But Latin America’s economic problems began long before the current wave of economic and political instability. Latin America achieved faster growth, a 5.5 per cent average annual rate, in the 30 years that preceded the lost decade of the 1980s, when state-led industrialisation was the order of the day, than in the 30 years that followed it.

The economic orthodoxy that took hold three decades ago derided the state-led approach and urged Latin American countries to undertake market reforms that, so far, have failed to fulfill their promise. On the contrary, countries’ dismantling of their industrial policies, together with the repercussions of the debt crisis, the “Dutch disease” effects of the commodity-price super-cycle after 2003, and rising competition from China, led to premature de-industrialisation.

Specifically, manufacturing’s share of GDP has been declining fairly consistently since the 1980s, to the point that current levels are similar to those in the 1950s. While a shift away from manufacturing is a natural upshot of economic development, it began in Latin America at much lower income levels than in the developed countries, making it far more difficult for the region to escape the “middle-income trap”. Though Chinese demand for Latin American commodity exports has boomed over the last decade, it remains insufficient to offset manufacturing losses.

Undermining Latin America’s prospects further are its low levels of investment in research and development: about 0.7 per cent of GDP, on average. That is about one-third of what China, 2.1 per cent, and the OECD countries, 2.6 per cent, spend. In Latin America, only Brazil invests more than 1 per cent of GDP in R&D. During the 4th Industrial Revolution, no economy can compete, let alone rise from middle- to high-income status, without a strong capacity for innovation.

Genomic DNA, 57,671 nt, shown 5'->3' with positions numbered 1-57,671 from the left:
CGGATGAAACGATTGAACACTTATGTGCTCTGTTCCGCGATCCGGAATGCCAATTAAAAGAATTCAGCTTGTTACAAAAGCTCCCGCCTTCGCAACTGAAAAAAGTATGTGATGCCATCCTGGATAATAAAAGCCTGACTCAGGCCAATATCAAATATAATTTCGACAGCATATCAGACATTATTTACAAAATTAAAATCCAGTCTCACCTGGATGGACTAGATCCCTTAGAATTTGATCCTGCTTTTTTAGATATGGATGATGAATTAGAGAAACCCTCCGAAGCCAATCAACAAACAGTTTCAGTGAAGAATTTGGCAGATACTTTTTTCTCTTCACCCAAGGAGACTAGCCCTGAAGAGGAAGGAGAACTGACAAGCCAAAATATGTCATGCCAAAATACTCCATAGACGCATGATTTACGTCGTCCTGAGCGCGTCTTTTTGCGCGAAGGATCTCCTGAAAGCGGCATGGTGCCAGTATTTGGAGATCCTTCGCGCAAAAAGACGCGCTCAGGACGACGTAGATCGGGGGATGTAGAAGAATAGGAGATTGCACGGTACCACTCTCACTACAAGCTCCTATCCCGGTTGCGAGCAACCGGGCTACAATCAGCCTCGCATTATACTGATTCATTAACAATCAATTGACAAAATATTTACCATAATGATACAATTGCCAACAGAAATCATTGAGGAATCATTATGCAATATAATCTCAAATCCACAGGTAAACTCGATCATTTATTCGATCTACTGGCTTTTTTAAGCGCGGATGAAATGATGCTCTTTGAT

Latin America’s lost half-decade has had severe social consequences. From 2002 to 2014, poverty declined rapidly in the region, and inequality, which had risen during the 1980s and 1990s, was on a downward trend. Since then, progress on inequality has stalled, income distribution has remained relatively constant since 2010-2011, and poverty has increased.

As Latin America enters the 2020s, it must take steps to ensure that the next five years are not lost. Yes, the international context will make a difference. But the region’s governments have it within their power to improve economic performance significantly. They can foster reindustrialisation, including by pursuing greater regional economic integration, thereby supporting intra-regional trade in manufactured goods, and invest in science and technology. Together with active social policies, such growth-enhancing measures can enable Latin America to regain its economic footing and lay the foundations for a better future for its people.

 

José Antonio Ocampo is a board member of Banco de la República, Colombia’s central bank, a professor at Columbia University, and chair of the UN’s Committee for Development Policy. He was minister of finance of Colombia and United Nations under-secretary general for Economic and Social Affairs. He is the author of “Resetting the International Monetary (Non)System”, and co-author (with Luis Bértola) of “The Economic Development of Latin America since Independence”. ©Project Syndicate, 2019. www.project-syndicate.org